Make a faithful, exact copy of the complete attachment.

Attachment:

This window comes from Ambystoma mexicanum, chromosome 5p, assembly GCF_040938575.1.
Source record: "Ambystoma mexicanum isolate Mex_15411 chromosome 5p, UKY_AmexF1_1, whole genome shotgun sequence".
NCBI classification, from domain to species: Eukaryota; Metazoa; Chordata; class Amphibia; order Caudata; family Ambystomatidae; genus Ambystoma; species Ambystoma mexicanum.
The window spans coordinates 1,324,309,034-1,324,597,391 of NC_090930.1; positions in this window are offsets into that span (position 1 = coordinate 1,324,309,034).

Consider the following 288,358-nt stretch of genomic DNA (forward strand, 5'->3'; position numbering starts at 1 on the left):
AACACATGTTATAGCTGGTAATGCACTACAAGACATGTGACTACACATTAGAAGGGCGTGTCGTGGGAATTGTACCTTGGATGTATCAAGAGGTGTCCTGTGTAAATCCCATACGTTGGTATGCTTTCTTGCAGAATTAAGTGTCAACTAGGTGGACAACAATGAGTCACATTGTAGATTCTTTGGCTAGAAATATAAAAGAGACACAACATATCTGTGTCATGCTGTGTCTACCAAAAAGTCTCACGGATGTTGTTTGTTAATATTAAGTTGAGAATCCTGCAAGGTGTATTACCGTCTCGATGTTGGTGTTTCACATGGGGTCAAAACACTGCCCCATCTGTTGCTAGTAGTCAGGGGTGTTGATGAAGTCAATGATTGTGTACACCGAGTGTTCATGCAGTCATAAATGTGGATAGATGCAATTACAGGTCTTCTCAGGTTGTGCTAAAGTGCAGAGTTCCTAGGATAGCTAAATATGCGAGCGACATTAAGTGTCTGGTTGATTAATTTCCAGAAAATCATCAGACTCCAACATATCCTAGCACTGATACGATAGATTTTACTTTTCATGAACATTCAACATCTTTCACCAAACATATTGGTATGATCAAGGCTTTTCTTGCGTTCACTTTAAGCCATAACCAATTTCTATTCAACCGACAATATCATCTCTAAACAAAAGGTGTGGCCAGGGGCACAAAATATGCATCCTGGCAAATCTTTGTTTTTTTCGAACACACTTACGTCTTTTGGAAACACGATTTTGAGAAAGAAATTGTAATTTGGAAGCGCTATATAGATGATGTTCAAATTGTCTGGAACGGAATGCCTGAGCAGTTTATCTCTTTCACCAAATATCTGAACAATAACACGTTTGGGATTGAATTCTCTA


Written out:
This window comes from Ambystoma mexicanum, chromosome 5p, assembly GCF_040938575.1.
Source record: "Ambystoma mexicanum isolate Mex_15411 chromosome 5p, UKY_AmexF1_1, whole genome shotgun sequence".
NCBI classification, from domain to species: Eukaryota; Metazoa; Chordata; class Amphibia; order Caudata; family Ambystomatidae; genus Ambystoma; species Ambystoma mexicanum.
The window spans coordinates 1,324,309,034-1,324,597,391 of NC_090930.1; positions in this window are offsets into that span (position 1 = coordinate 1,324,309,034).

Consider the following 288,358-nt stretch of genomic DNA (forward strand, 5'->3'; position numbering starts at 1 on the left):
AACACATGTTATAGCTGGTAATGCACTACAAGACATGTGACTACACATTAGAAGGGCGTGTCGTGGGAATTGTACCTTGGATGTATCAAGAGGTGTCCTGTGTAAATCCCATACGTTGGTATGCTTTCTTGCAGAATTAAGTGTCAACTAGGTGGACAACAATGAGTCACATTGTAGATTCTTTGGCTAGAAATATAAAAGAGACACAACATATCTGTGTCATGCTGTGTCTACCAAAAAGTCTCACGGATGTTGTTTGTTAATATTAAGTTGAGAATCCTGCAAGGTGTATTACCGTCTCGATGTTGGTGTTTCACATGGGGTCAAAACACTGCCCCATCTGTTGCTAGTAGTCAGGGGTGTTGATGAAGTCAATGATTGTGTACACCGAGTGTTCATGCAGTCATAAATGTGGATAGATGCAATTACAGGTCTTCTCAGGTTGTGCTAAAGTGCAGAGTTCCTAGGATAGCTAAATATGCGAGCGACATTAAGTGTCTGGTTGATTAATTTCCAGAAAATCATCAGACTCCAACATATCCTAGCACTGATACGATAGATTTTACTTTTCATGAACATTCAACATCTTTCACCAAACATATTGGTATGATCAAGGCTTTTCTTGCGTTCACTTTAAGCCATAACCAATTTCTATTCAACCGACAATATCATCTCTAAACAAAAGGTGTGGCCAGGGGCACAAAATATGCATCCTGGCAAATCTTTGTTTTTTTCGAACACACTTACGTCTTTTGGAAACACGATTTTGAGAAAGAAATTGTAATTTGGAAGCGCTATATAGATGATGTTCAAATTGTCTGGAACGGAATGCCTGAGCAGTTTATCTCTTTCACCAAATATCTGAACAATAACACGTTTGGGATTGAATTCTCTA